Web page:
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Album Reviews : Feed Her To The Sharks – Fortitude

By on March 26, 2015

11009349_10153190912820362_3836596649774868885_nMetalcore has seemingly been a dying breed of music these past few years. As the oversaturation of deathcore and post-hardcore bands has hit its prime, the progenitor has only really survived through its original creators, such as Trivium, All That Remains, Killswitch Engage, Parkway Drive, among others. Metalcore bands in the current context need more of a unique niche to flourish, like Motionless in White‘s flirtations with industrial metal, or the more progressive trends of Erra. Which brings me to Feed Her to the Shark‘s Fortitude, which would have been a great album…if this was 2005.

Musically, sonically, lyrically, there’s nothing “wrong” with this album. The drumming is precise, guitar leads are melodic and complex enough for the genre, keyboards and synthesizers add to the melodic atmosphere, the song structures are sound, and the vocals are enticing enough to take a peek at the lyrics. But the general sentiment I came away from this album with was an overwhelming sensation that something had been stolen from me.

Listening to an array of metalcore bands since I was a teenager, after a while the constraints of the genre became overbearing, and left me hungry for more. This I satiated with a discovery of bands that evolved, progressed, or experimented in some way, such as August Burns Red, Between the Buried and Me, and even Dead By April. I’m not by any means against metalcore; Bring Me the Horizon‘s Sempiternal was my favourite album of 2013, and remains an album I will staunchly defend until my grave. But all of these artists strived to achieve something sonically different, that set them apart from their peers. Fortitude appears to have a desire to just blend in or emulate theirs.

This album is textbook metalcore, with emphasis on the word “textbook.” It took all of the musical characteristics from metalcore’s Wikipedia section and implemented them with frightening tenacity. There isn’t anything else to this album. This is a description of the genre at its most fundamental core.

This album gives me the impression that there may be several possible mindsets behind Feed Her to the Sharks; either they have been living under a rock technologically for the past ten years and have only come across bands like As I Lay Dying; they are nostalgically or stubbornly trying to bring back the fading genre from obscurity, or; they are pretentious enough to believe that a generic, by the books metalcore album in 2015 is enough to receive critical acclaim and skyrocket them to global success. Whichever one the mindset is, it doesn’t bode well for listeners.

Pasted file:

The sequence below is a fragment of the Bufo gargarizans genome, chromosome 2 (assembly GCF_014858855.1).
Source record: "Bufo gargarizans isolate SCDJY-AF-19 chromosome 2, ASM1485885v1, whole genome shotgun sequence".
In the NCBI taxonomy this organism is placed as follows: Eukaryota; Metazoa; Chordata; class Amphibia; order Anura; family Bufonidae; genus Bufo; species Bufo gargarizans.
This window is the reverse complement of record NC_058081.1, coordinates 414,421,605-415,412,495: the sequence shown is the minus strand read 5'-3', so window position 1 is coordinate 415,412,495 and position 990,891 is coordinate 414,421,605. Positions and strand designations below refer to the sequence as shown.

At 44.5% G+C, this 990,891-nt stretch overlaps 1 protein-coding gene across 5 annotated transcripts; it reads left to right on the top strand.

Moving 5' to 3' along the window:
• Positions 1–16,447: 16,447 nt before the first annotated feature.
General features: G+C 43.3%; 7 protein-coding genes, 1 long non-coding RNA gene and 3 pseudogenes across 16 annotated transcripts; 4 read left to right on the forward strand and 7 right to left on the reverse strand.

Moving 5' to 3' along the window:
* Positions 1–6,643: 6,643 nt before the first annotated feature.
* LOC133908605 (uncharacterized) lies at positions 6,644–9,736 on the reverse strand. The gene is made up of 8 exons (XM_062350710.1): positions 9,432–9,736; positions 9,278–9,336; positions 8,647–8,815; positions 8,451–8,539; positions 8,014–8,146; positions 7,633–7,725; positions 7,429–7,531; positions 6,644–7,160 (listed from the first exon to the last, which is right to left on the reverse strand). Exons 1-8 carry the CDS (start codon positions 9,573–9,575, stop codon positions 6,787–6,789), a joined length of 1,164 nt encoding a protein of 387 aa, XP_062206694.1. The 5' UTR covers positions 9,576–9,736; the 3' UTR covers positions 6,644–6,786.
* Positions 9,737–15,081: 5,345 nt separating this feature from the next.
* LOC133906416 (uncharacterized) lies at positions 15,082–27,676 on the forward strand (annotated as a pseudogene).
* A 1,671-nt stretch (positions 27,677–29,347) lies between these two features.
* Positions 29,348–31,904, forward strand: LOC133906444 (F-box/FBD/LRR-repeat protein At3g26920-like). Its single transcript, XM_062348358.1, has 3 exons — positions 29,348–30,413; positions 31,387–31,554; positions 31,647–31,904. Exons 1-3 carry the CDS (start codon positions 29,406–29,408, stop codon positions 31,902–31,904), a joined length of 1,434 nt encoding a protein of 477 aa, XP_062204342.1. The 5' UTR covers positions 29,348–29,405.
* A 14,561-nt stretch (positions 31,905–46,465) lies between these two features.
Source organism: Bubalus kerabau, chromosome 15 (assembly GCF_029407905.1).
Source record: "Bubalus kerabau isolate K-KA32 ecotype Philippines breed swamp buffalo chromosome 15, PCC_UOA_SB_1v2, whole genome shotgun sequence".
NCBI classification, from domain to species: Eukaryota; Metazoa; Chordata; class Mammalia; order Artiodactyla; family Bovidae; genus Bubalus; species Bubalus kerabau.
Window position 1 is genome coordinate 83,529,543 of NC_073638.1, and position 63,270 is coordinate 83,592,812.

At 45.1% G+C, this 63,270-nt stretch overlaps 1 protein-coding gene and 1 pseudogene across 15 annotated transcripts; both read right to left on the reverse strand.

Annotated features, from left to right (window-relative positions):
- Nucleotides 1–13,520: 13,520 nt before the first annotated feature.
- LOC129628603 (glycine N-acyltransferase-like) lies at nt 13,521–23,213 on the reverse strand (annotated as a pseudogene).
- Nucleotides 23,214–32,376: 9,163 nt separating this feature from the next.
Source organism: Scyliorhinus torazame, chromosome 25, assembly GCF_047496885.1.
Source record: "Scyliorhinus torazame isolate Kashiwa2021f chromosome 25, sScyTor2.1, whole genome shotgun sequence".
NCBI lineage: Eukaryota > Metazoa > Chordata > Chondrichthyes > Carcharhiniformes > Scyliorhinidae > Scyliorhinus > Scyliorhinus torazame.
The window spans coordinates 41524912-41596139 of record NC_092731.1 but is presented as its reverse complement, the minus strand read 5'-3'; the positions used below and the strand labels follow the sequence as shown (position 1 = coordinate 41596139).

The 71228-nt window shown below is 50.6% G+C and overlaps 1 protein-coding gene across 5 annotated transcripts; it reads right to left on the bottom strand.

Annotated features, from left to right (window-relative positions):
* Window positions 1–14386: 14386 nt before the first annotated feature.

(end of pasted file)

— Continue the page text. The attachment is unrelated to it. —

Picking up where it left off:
I don’t really have many items of interest to share from “Fortitude,” because I got bored halfway through and the songs all blended together amidst my distractions. I guess “Burn the Traitor” could be classified as a highlight amongst the others, because it sounds a little more genuine than the other songs on “Fortitude,” but that isn’t particularly difficult to achieve.

Overall, if you’re a fan of original metalcore bands, and are desperately trying to keep the glory years relevant, then Fortitude will provide some solace. It may even be worth a casual listen to some people, but for those who have moved with the rest of us musically, you’re going to come away disappointed, so there’s not much of a point.

Band: Feed Her To The Sharks
Album: Fortitude
Year: 2015
Genre: Metalcore
Label: Victory Records

Track list:
1. The World Is Yours
2. Chasing Glory
3. Burn the Traitor
4. Shadow of Myself
5. Terrorist
6. Heart of Stone
7. Walking on Glass
8. Fear of Failure
9. Faithless
10. Badass
11. Let Go


Benjen is a qualified teacher residing in the south-east suburbs of Perth. Benjen was introduced to hard rock at the age of 12 with Papa Roach's "Love-Hate Tragedy," and has developed a love for hard rock and metal since. He also has a keen interest in gaming and almost every fandom imaginable, from Doctor Who to Deadpool. He can be followed on Twitter @thetoadmode